Non-thrombogenic coatings

Non-thrombogenic adaptive coatings to modulate coagulation at oxygenator membranes

The main goal of this proposal is to develop coatings for the membrane of ECMO that dynamically interact with blood to suppress coagulation mediated by the activation of factor XII (FXII) upon adsorption to the membrane. Currently, heparin is used as anticoagulant to prevent clot formation at the cost of increasing the risk of hemorrhage. Recently, the systemic inhibition of FXII and FXI has emerged as a promising and safer strategy to prevent thrombosis with little or no risk of bleeding. However, this strategy fails to address the negative effect of the membrane surface in other blood components which also activate coagulation. To address these challenges, we will develop ultra-thin coatings for ECMO membrane that are non-thrombogenic, specifically interact, capture and inhibit activated FXII and FXI (FXIIa and FXIa) generated in situ, preventing the propagation of coagulation. Further, we will combine these inhibitory functions with fibrinolytic activity. First, we will develop a library of hydrogel coatings with an interface that display a brush-like structure which do not activate blood coagulation by prohibiting protein adsorption and cells adhesion. We will investigate how the physicochemical properties of the coatings influence the repellency to blood components. The main challenge is to minimize the adsorption-induced activation of FXII, but if some adsorption occurs, we need a mechanism to rapidly inhibit this process. We will decorate these coatings with biomolecules that specifically bind to FXIIa and FXIa and inactivate them, suppressing the propagation of coagulation. We will investigate different strategies to immobilize these inhibitors, maintaining their activity when confined to the coatings as well as their synergistic action. Because activation of coagulation may also occur at other parts of the circuit of the ECMO, we will also immobilize tissue plasminogen activator (tPA) allowing local fibrinolysis. tPA will simultaneously bind fibrin clots and plasminogen which is converted to plasmin that disintegrates the clot. We will investigate if tPA can enhance the action of the immobilized inhibitors. The final steps of the projects will be committed to study whether these coatings can improve hemocompatibility in animal models without interfering with hemostasis. We envision that this project will generate a broad scientific basis for the design and fabrication of hemocompatible coatings for ECMO and other blood contacting devices in which long-term application is of key importance.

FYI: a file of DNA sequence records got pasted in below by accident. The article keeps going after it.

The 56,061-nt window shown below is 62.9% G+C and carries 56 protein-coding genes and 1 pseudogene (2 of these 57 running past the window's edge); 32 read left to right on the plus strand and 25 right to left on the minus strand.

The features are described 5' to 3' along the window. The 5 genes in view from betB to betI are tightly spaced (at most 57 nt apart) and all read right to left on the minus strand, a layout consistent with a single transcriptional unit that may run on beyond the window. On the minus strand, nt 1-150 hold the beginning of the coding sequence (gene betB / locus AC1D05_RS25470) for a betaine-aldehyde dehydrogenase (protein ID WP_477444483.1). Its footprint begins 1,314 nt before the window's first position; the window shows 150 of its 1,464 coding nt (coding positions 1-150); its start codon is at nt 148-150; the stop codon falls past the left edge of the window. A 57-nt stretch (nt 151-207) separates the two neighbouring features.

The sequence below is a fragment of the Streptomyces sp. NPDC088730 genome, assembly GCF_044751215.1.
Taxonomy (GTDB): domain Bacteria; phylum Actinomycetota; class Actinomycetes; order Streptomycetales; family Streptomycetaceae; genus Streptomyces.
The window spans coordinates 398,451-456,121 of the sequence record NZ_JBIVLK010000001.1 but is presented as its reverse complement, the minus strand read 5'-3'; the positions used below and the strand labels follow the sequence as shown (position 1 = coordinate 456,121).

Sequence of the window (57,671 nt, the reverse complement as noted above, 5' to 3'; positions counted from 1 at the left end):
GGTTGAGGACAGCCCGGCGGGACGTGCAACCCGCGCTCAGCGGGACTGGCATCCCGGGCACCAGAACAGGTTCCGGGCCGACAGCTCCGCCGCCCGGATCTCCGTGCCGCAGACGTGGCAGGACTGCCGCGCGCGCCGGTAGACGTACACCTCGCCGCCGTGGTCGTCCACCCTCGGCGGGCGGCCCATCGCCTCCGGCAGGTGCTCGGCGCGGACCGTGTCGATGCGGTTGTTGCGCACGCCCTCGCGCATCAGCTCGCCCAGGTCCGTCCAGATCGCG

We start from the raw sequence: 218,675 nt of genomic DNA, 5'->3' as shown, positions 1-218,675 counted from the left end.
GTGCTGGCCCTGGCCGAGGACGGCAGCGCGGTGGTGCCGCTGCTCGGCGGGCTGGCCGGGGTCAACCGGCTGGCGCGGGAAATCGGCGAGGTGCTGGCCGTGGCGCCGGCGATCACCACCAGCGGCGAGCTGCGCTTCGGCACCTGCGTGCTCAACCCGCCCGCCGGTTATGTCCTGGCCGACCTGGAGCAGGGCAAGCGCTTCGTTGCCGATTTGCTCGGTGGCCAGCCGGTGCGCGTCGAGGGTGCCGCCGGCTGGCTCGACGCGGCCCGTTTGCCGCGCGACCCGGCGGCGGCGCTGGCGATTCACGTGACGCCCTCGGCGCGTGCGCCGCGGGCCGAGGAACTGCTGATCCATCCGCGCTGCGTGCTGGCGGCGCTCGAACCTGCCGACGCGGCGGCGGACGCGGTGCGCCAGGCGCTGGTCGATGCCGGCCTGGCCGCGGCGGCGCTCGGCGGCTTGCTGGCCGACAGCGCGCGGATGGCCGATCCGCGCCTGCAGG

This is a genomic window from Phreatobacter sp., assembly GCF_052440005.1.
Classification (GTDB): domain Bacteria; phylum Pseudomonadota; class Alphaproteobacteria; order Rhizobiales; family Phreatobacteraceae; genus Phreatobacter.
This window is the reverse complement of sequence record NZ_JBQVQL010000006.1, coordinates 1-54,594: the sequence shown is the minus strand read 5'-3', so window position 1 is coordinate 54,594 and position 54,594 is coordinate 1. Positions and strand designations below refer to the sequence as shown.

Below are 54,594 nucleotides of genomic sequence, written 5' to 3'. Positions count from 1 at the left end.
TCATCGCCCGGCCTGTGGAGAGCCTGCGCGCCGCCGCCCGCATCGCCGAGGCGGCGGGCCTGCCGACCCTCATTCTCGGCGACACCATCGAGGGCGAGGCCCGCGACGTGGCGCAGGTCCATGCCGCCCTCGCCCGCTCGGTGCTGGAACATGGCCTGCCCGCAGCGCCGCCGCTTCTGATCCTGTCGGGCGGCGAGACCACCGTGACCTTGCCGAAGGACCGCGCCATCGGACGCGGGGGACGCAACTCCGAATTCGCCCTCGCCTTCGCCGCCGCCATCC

PhD student

Lena Witzdam, M.Sc.

+49 241 80-23367
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